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Last week I was driving and heard KPBS’s Dwane Brown tell me that San Diego home prices had risen 90 percent over the year.
That was the teaser for a story that came on a bit later, when Brown reported that sales, not prices, had risen 90 percent. The numbers came from the California Association of Realtors.
Still, the number seemed really high. Sales have been going up for the last 11 months, but 90 percent?
I freaked out then, but forgot to look it up when I got back to my office.
Turns out the CAR got it wrong.
This afternoon, a savvy reader e-mailed me a link to a Wall Street Journal story.
I love the headline:
Home Sales Didn’t Soar in San Diego: Data Had Errors, Group Says
The group will make “sharp downward revisions” to its recent months’ estimates of sales in the San Diego region, according to the story. WSJ reporter Bob Hagerty interviewed CAR’s deputy chief economist, Robert Kleinhenz, who said the group will announce its revisions in late July along with the numbers for June sales.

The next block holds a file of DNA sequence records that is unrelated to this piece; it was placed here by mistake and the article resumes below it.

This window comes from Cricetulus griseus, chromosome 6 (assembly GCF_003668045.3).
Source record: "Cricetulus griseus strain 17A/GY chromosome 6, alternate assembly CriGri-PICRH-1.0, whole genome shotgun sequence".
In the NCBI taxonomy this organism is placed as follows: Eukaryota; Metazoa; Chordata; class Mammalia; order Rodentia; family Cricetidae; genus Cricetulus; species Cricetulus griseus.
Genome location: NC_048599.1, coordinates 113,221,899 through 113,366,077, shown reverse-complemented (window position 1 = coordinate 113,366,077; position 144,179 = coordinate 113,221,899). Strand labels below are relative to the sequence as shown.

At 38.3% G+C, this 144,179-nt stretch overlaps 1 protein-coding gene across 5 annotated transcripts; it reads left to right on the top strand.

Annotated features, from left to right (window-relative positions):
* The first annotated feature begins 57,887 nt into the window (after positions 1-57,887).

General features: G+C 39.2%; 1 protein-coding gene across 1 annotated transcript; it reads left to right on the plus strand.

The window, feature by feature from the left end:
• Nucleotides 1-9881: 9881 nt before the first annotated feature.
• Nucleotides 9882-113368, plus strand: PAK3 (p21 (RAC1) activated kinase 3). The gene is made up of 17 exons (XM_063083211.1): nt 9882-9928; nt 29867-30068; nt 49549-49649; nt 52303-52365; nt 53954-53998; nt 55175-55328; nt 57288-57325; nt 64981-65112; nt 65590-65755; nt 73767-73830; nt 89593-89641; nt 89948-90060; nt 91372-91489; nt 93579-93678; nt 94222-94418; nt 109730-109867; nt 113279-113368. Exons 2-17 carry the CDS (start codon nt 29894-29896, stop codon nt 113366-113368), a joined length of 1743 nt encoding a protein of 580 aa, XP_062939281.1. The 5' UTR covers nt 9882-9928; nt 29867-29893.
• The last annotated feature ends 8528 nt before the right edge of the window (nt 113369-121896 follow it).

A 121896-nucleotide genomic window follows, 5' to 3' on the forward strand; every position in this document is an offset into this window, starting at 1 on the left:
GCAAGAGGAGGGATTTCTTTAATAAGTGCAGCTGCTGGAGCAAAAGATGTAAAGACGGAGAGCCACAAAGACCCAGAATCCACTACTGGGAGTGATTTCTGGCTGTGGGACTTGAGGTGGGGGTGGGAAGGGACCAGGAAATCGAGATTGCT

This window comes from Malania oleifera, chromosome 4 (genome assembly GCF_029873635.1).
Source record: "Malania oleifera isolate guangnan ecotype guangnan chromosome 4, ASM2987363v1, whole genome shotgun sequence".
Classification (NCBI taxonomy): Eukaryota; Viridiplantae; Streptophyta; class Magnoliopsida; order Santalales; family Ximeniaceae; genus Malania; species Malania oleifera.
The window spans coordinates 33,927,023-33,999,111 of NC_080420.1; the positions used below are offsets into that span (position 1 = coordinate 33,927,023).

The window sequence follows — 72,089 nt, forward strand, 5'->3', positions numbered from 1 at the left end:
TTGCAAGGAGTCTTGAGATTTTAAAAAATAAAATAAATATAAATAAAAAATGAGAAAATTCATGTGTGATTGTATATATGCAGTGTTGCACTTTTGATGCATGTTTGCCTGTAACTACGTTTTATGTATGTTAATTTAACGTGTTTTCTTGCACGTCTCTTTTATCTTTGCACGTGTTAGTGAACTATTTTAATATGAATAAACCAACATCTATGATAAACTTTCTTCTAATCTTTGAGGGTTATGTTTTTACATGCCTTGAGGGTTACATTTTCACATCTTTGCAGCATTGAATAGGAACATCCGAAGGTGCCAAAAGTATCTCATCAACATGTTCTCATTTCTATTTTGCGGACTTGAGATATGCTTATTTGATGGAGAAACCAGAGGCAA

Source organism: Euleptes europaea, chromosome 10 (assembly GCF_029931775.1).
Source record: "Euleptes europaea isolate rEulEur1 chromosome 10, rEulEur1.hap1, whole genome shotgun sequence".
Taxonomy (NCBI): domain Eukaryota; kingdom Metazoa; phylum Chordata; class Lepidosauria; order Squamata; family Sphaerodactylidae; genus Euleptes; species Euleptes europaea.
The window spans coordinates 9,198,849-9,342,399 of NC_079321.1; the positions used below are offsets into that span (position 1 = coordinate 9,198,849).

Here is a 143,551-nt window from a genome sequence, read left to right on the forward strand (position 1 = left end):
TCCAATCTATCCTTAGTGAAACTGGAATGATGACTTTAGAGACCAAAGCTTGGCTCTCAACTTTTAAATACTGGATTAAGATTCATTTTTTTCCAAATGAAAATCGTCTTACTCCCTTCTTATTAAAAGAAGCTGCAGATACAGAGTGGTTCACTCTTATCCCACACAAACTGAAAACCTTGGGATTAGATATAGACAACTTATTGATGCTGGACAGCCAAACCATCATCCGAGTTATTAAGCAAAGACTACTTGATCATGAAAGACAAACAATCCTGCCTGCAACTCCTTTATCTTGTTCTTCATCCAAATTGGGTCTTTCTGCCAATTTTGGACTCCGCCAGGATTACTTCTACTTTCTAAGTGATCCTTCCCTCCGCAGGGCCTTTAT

The differences are stark:
The California Realtors have reported that San Diego sales in April were up about 63% from a year earlier. Mr. Kleinhenz said that is expected to be revised downward to a gain of about 20%. For May, the group reported an 89% increase in sales in San Diego; that will be slashed to about 6.5%, the economist said.
That 89 percent is what I’d heard on the radio last week. Turns out that was a little high.
Kleinhenz said the hiccup came from San Diego’s MLS, which changed computer systems and has been sending faulty data to the state association over the past year. Here’s how they found the quirk:
Thomas Lawler, an independent economist in Leesburg, Va., who tracks home sales nationwide, raised questions about the San Diego data in a report last week. Mr. Lawler noted that the numbers reported by the Realtors vastly exceeded those from MDA DataQuick, a research firm in La Jolla, Calif., and other sources.